In an ideal world, drivers would execute every road maneuver with precision and ease. Sadly, we do not live in a never-never land, and not everyone walks away from metal-to-metal mayhem. Truth is that drivers are not created equal. Some are too brash, others too conservative. Some are even downright clueless. The common thread is that they can all turn a pleasant day on the motorway into a surreal nightmare in the blink of an eye.

To help you stay safe behind the wheel, here's a list of 10 driving behaviors to avoid.

The No. 1 fatal mistake made by drivers is perhaps the most simple: not staying in their own lane — i.e., running off the road or drifting into the adjacent lane. According to the National Highway Traffic Safety Administration, in 2007, 15,574 people died in crashes where the driver simply couldn't stay in the lane.

Driving While Drowsy
"Driving a vehicle when you are fatigued is as dangerous as driving while impaired by alcohol or drugs," National Transportation Safety Board Acting Chairman Mark V. Rosenker said after a fatal highway accident in 2003 in which a college student who had been awake for the previous 18 hours was driving a carload of fellow students at 5 a.m. According to the NHTSA, in 2007 fatigued driving caused the deaths of 1,404 people, and more traffic fatalities occurred during the hours when most people are accustomed to being asleep (3 a.m. to 6 a.m.) than at any other time of day.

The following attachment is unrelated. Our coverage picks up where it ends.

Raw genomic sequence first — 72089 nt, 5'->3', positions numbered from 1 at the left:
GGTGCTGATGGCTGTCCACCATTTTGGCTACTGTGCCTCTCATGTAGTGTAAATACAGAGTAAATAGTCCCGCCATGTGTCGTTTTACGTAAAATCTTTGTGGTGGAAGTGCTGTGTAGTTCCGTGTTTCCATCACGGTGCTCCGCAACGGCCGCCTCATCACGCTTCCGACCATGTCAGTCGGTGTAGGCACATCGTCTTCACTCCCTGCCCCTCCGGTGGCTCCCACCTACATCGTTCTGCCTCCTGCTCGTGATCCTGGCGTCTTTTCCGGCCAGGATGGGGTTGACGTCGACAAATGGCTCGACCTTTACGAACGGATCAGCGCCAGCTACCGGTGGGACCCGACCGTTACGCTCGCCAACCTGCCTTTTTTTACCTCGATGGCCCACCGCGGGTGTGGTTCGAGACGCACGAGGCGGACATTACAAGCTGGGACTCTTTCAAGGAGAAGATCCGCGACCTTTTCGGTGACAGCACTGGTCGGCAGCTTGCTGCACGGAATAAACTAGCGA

Drinking and Driving
Every 40 minutes someone dies in a drunk-driving accident. (In all 50 states, a blood-alcohol level of 0.08 percent or more is considered illegal, but a little-known fact is that you can be charged with driving while impaired even if you're under the legal limit.) Young drivers are particularly prone to drinking and driving: The 21- to 34-year-old set is responsible for well over half of alcohol-infused fatal crashes. Not surprisingly, the decision to get behind the wheel while intoxicated is made most often at night and on the weekends. According to the NHTSA, 60 percent of drivers who died after dark in 2007 were legally drunk. Alcohol is also a factor in half of pedestrian traffic deaths — both drivers and pedestrians are the culprits.

You get panicky when the wheels of your SUV hit the rumble patch on the shoulder of the highway, so you throw the steering wheel in the opposite direction to get the vehicle back on the road. This is a classic example of overcorrecting or oversteering, and it's a particularly perilous maneuver when you're behind the wheel of an SUV driving on the highway at high speeds. Consider it a rollover waiting to happen. More than 4 percent of automobile fatalities a year occur because of drivers overcorrecting.